Big vs Small

If you’ve read any of my blog posts before, you are probably aware of the fact that I often focus on the whole “David vs Goliath” world of competing as a small business against the giants, like this and this and this

And of course, I am Team David.  And I’m sure my fellow small business owners out there clearly support other small businesses whenever possible.  But we certainly can’t avoid doing business with organizations that are larger than our own business, whether as customers, suppliers, sub-contractors, or partners.  And it seems to be harder and harder to stand out as a small business when the digital world is run by tech giants who are constantly adding new products and services, absorbing any small business that poses a potential threat, and tipping the scale in their favor with every move.

But I haven’t given up hope that small business owners will find a way to combine forces and really give big business a run for its money.  The challenge is that the best way to see these opportunities to grow your business is to step outside your plant, office, factory, shop, or wherever you’re working and look around you.  When you are inside, it’s too easy to get sucked into phone calls, emails, and “just one quick question…” distractions to set aside time for strategic thinking. 

Consider blocking off time on your schedule for an hour each week to step outside of your day-to-day distractions and give some thought to how to grow your business.  I know that there are some key issues right now that are very pressing, like finding more help and dealing with supply chain delays.  I don’t propose that you can solve those issues with an hour of reflection.  But you can alter your perspective and help plan for progress with the three Ps of small business growth.


As a small business, it’s much easier for you to connect one-to-one with your customers, vendors, and employees.  And that matters.  Larger businesses don’t have the bandwidth to make these personal connections, and we all recognize a that mass email personalized with our names is not the same as one that is legitimately from the person running a small business.  Some great examples of the advantage of personalization:

  • Free snack with purchase – One electronics design firm I know finds it entertaining that they receive a single bag of microwave popcorn in each order they place with a small electronics distribution firm. Like they’re getting a message, ‘Take a break and enjoy some popcorn on us before you unload this box of supplies.’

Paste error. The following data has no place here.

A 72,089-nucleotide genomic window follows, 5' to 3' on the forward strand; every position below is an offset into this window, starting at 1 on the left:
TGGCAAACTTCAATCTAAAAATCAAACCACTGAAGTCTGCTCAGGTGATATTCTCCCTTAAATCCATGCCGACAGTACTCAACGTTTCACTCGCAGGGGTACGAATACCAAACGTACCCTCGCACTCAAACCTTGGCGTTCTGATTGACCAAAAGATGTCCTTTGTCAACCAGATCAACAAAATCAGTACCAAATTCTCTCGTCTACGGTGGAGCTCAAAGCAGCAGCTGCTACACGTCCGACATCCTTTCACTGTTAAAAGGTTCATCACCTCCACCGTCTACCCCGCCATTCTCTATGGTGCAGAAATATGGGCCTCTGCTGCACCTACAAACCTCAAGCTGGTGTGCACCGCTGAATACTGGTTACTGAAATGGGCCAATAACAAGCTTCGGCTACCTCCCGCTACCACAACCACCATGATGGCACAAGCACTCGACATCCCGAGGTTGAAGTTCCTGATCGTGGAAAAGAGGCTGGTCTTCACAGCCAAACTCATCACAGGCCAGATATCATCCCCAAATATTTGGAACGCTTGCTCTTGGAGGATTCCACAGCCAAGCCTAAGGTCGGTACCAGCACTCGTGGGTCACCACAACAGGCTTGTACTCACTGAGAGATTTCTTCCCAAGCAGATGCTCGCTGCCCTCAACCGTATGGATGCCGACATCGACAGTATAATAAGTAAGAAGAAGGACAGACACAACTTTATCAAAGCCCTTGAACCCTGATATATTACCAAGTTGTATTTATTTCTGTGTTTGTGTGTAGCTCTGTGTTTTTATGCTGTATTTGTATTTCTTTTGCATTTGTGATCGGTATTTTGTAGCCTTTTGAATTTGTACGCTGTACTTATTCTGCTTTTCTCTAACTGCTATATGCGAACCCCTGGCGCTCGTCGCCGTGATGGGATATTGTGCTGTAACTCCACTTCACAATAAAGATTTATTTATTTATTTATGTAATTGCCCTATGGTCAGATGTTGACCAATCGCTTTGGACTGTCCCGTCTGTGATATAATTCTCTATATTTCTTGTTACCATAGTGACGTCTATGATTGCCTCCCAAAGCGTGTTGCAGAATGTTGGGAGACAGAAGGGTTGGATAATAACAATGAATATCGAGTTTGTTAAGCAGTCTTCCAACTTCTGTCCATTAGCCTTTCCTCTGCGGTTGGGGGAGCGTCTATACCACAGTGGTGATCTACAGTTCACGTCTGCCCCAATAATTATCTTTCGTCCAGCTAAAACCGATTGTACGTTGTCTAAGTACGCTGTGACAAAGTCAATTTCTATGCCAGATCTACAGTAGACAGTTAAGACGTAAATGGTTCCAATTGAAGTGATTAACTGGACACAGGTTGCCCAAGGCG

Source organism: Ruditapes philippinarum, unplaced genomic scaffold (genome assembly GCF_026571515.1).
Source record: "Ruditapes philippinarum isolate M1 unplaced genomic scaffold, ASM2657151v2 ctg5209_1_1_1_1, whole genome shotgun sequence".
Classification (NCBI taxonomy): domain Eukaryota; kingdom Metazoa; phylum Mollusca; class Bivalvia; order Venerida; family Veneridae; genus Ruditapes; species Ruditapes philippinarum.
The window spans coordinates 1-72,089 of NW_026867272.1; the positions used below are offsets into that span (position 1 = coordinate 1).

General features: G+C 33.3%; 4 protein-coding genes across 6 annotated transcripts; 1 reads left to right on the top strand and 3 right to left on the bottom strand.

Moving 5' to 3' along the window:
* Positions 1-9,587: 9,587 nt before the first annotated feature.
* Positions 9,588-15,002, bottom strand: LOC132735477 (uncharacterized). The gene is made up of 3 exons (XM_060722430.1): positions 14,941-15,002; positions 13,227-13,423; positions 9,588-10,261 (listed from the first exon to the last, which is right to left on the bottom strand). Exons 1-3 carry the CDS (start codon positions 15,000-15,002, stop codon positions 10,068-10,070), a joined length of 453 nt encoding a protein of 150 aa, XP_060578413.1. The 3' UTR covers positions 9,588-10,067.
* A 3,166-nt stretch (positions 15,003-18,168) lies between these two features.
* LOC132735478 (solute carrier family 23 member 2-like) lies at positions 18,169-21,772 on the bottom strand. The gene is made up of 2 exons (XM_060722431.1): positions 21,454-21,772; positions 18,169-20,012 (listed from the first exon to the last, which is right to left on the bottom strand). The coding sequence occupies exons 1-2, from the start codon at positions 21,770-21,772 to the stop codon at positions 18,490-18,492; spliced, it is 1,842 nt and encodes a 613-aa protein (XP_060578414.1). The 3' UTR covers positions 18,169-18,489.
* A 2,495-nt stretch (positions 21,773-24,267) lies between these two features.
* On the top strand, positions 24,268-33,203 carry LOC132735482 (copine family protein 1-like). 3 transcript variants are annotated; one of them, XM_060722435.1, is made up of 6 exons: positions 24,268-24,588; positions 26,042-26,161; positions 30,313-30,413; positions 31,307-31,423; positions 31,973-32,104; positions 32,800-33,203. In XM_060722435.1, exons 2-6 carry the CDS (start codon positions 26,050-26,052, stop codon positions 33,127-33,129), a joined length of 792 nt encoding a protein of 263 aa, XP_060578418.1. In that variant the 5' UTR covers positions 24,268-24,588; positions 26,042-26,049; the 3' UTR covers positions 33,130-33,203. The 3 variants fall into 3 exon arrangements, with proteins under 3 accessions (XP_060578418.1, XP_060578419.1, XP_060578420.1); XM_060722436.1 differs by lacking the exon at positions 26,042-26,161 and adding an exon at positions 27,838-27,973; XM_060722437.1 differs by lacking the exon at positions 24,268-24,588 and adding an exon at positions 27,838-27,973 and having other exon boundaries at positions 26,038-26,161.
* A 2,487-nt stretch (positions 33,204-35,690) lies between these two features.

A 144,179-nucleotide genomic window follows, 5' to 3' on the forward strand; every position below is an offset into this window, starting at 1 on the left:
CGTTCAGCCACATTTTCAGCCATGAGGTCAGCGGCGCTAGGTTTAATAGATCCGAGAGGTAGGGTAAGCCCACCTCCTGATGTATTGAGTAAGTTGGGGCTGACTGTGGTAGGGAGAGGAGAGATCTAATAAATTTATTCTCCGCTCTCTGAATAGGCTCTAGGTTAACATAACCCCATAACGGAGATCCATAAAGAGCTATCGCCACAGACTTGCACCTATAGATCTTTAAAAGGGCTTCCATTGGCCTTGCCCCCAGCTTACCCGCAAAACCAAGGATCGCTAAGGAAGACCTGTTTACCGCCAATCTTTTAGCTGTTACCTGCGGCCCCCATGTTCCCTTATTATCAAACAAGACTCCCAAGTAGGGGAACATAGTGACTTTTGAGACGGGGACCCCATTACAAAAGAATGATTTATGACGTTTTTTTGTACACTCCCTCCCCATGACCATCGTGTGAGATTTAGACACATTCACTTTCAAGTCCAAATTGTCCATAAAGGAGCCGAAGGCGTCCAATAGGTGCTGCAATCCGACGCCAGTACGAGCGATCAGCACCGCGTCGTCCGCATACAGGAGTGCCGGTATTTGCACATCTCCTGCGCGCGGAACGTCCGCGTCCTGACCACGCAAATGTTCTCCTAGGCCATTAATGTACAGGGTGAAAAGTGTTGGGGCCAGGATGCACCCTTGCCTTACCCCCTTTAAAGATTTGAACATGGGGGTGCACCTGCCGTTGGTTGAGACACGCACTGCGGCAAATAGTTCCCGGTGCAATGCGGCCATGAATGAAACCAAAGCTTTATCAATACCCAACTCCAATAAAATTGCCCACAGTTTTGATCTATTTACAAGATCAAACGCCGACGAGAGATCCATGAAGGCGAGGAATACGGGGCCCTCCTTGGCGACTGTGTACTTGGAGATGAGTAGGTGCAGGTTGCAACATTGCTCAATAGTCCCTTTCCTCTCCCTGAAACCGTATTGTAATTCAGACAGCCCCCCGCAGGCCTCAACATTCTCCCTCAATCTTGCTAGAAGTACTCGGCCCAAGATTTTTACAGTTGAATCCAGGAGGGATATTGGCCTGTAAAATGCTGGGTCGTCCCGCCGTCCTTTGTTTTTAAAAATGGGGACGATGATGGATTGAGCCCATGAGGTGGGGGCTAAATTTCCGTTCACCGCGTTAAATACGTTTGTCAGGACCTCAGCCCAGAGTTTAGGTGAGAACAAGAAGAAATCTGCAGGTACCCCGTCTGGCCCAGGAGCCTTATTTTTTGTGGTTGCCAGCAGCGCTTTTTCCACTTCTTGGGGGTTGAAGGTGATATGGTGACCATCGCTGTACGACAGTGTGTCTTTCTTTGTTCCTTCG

• We can do that – An electronics firm that manufactures and sells its own printed circuit board-based products has offered to make slightly customized versions of the standard product to better meet the needs of key customers, who are in turn quite loyal to them.
  • Welcome aboard! – An engineering firm I know makes a point of welcoming new hires by ensuring they have a desk, computer, name plate, email address and business cards on the first day. This comes after one of the owners had a sub-optimal onboarding experience at a much larger firm.


Think of your business as a powerboat that is much smaller than the cruise ships and container ships out there – and so much more able to change direction quickly.  If you recognize a need or a shift in demand, you can pivot much more quickly than a larger firm that has to let the information work its way up and down the chain of command.  Some great examples of small business pivots I’ve seen:

  • Pandemic pivot – The most obvious pivot example comes from all the small restaurants that found a way to sneak in outdoor seating in and around their building, and to offer online orders when they had never done that before. Sure, the big chains did that as well, but the smaller venues could modify as needed much faster.
  • Shifting markets – My very first client from many years ago saw that there was much more opportunity in commercial construction than the home building he was currently offering. So, he put a plan in motion to pivot from one market to the other and has seen tremendous growth since then.